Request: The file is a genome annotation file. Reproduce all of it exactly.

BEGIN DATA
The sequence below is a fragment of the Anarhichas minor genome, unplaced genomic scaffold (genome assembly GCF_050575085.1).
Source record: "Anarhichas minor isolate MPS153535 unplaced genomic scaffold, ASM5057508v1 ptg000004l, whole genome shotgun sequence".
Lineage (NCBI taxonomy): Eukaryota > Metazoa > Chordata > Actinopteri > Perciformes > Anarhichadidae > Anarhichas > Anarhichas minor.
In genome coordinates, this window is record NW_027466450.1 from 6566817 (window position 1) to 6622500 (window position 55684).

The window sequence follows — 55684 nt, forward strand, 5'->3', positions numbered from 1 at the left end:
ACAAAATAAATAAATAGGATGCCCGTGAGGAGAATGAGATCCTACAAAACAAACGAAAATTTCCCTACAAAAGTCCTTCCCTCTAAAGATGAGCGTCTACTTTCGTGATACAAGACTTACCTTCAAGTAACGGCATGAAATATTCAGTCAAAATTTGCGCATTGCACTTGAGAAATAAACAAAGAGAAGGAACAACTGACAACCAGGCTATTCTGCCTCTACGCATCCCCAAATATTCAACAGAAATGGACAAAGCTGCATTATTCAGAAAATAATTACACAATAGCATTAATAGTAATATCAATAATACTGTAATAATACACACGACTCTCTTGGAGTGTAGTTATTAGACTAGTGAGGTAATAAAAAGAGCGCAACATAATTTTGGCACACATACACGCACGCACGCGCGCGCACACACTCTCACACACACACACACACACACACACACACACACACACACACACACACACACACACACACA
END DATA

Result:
The sequence below is a fragment of the Anarhichas minor genome, unplaced genomic scaffold (genome assembly GCF_050575085.1).
Source record: "Anarhichas minor isolate MPS153535 unplaced genomic scaffold, ASM5057508v1 ptg000004l, whole genome shotgun sequence".
Lineage (NCBI taxonomy): Eukaryota > Metazoa > Chordata > Actinopteri > Perciformes > Anarhichadidae > Anarhichas > Anarhichas minor.
In genome coordinates, this window is record NW_027466450.1 from 6566817 (window position 1) to 6622500 (window position 55684).

The window sequence follows — 55684 nt, forward strand, 5'->3', positions numbered from 1 at the left end:
ACAAAATAAATAAATAGGATGCCCGTGAGGAGAATGAGATCCTACAAAACAAACGAAAATTTCCCTACAAAAGTCCTTCCCTCTAAAGATGAGCGTCTACTTTCGTGATACAAGACTTACCTTCAAGTAACGGCATGAAATATTCAGTCAAAATTTGCGCATTGCACTTGAGAAATAAACAAAGAGAAGGAACAACTGACAACCAGGCTATTCTGCCTCTACGCATCCCCAAATATTCAACAGAAATGGACAAAGCTGCATTATTCAGAAAATAATTACACAATAGCATTAATAGTAATATCAATAATACTGTAATAATACACACGACTCTCTTGGAGTGTAGTTATTAGACTAGTGAGGTAATAAAAAGAGCGCAACATAATTTTGGCACACATACACGCACGCACGCGCGCGCACACACTCTCACACACACACACACACACACACACACACACACACACACACACACACACACACACACACA